Dragon Boat Festival & Chinese Dumplings

Falling on the 18th June Monday of Raya week is the Dragon Boat Festival.

This festival is celebrated on the 5th day of the 5th month in the Chinese lunar calendar. Also known as Duan Wu Jie (端午节), the festival honours a famous and successful scholar-poet Qu Yuan. He took his life by jumping into a river when the king refused to take his advice, leading to a great war.

Image by pixabay.com.

Dragon boat races are organised as a symbol of a search party for Qu Yuan’s body on the river. In the past, people threw rice dumplings into the river to drive the fishes away from the body. However, these days, these rice dumplings serve as a delicious delicacy.

Yet, some also say that the sticky rice triangles wrapped in bamboo leaves are for Qu Yuan in the afterlife. Others may believe that the paddling of the boats in those days was supposedly meant to scare the fishes away.

Image by pixabay.com.

On the other hand, rice dumplings or Zong Zi (粽子) are made from sticky or glutinous rice stuffed with different fillings. They are then wrapped in bamboo leaves in a triangular-based pyramid shape. Finally, the dumplings are tied with plant stems or raffia strings.

Depending on the region, there are different types of dumplings (or zhong in Cantonese and zhang in Hokkien). Still, they generally come in two kinds: savoury and sweet.

Below is the list of Chinese rice dumplings you can find in Malaysia:

1. Cantonese Rice Dumpling

First and foremost, Cantonese version requires more ingredients. The fillings range from pork belly and mung beans to shiitake mushroom and salted egg yolk. The salted egg yolk is the unique selling point which makes it more fragrant. Some of the dumplings may also be wrapped in the shape other than usual pyramidal shape.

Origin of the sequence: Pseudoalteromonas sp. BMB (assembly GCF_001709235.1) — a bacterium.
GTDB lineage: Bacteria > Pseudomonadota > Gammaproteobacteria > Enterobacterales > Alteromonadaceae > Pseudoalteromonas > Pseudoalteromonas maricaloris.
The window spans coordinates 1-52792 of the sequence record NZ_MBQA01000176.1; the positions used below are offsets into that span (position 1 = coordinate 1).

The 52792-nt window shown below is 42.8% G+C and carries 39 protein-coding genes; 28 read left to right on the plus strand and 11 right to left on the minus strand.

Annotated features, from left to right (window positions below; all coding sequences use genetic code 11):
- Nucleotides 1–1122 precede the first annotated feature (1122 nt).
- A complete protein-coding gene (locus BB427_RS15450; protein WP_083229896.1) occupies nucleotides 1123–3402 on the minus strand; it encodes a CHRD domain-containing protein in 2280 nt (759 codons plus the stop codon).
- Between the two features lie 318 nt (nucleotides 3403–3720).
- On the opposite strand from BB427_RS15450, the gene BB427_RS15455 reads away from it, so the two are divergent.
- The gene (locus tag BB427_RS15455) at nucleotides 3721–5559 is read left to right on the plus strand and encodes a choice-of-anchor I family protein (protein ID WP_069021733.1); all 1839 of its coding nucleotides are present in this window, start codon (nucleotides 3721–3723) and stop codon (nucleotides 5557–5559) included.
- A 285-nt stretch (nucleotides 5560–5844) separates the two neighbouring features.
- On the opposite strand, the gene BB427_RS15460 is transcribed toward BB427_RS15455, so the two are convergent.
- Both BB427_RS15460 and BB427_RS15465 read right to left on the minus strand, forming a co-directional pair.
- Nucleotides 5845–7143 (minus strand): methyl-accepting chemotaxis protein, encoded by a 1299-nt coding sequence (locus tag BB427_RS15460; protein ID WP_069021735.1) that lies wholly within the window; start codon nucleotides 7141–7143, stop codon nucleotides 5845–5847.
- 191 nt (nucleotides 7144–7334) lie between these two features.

Image by sg.openrice.com.

These dumplings are called Ham Yuk Zong/Yuk Zong (肉粽) in Cantonese.

2. Hokkien Rice Dumpling

Among all the traditional rice dumpling, the Hokkien rice dumplings have the most lavish ingredients. Usually, you can find dried chestnut, pork belly, shiitake mushroom, dried shrimp, and even dried oysters. Some people may also opt to add egg yolk too.

Image by singaporebestfoods.com.

In Hokkien, Bak Chang is the pronunciation for the same Chinese characters of 肉粽. The fragrance of soy sauce and five-spice powder in the rice fried beforehand is the trademark of Hokkien rice dumpling.

3. Teochew Rice Dumpling

Less known than the first two, Teochew version offers sweet yet savoury delight. Usually, these rice dumplings include red bean paste or lotus seed paste as the sweet filling.

In contrast, marinated pork belly, shiitake mushrooms, dried shrimp, Chinese sausage, salted egg yolk, chestnuts and lotus seeds provide savoury taste.

4. Nyonya (Peranakan) Rice Dumpling

Up next is the Nyonya or Peranakan rice dumpling. Its iconic blue rice obtains its colour from the butterfly pea flower. Meanwhile, the ingredients generally consist of minced pork with shiitake mushroom, candied winter melon, ground roasted peanuts, coriander seeds and taucheo (salted, fermented soybeans).

Image by hypequiva.com.

You can taste both sweet and savoury elements when eating the dumplings. Some people may also use pandan leaves instead of bamboo leaves as wrappings.

5. Black-Eye Beans Rice Dumplings

On the other hand, this is a savoury dumpling made from fried glutinous rice and stuffed with black-eyed beans and mushroom. It is yummy even with basic ingredients.

Image by sinchew.com.my.

These rice dumplings can be halal or vegetarian depending on the oil used to fry the ingredients.

6. Gan Sui Joong or Kee Chang (Rice Dumpling With Red Bean Filling)

Lastly, there are dessert-like rice dumplings. They are known as Gan Sui Joong (碱水粽) in Cantonese and Kee Chang in Hokkien. One thing to note is its distinctive yellowish colour. This is because the glutinous rice is treated with alkaline lye water.

This version is basically the plain version of the rice dumpling. Sometimes, you can find it stuffed with red bean filling.

Most of the time, Malaysian Chinese eat the plain version with different sweet condiments. You can use plain white sugar, gula melaka (palm sugar) or kaya (local coconut spread).

Personally, it is also delicious when served with sweetened condensed milk. It is definitely a sinful combination!

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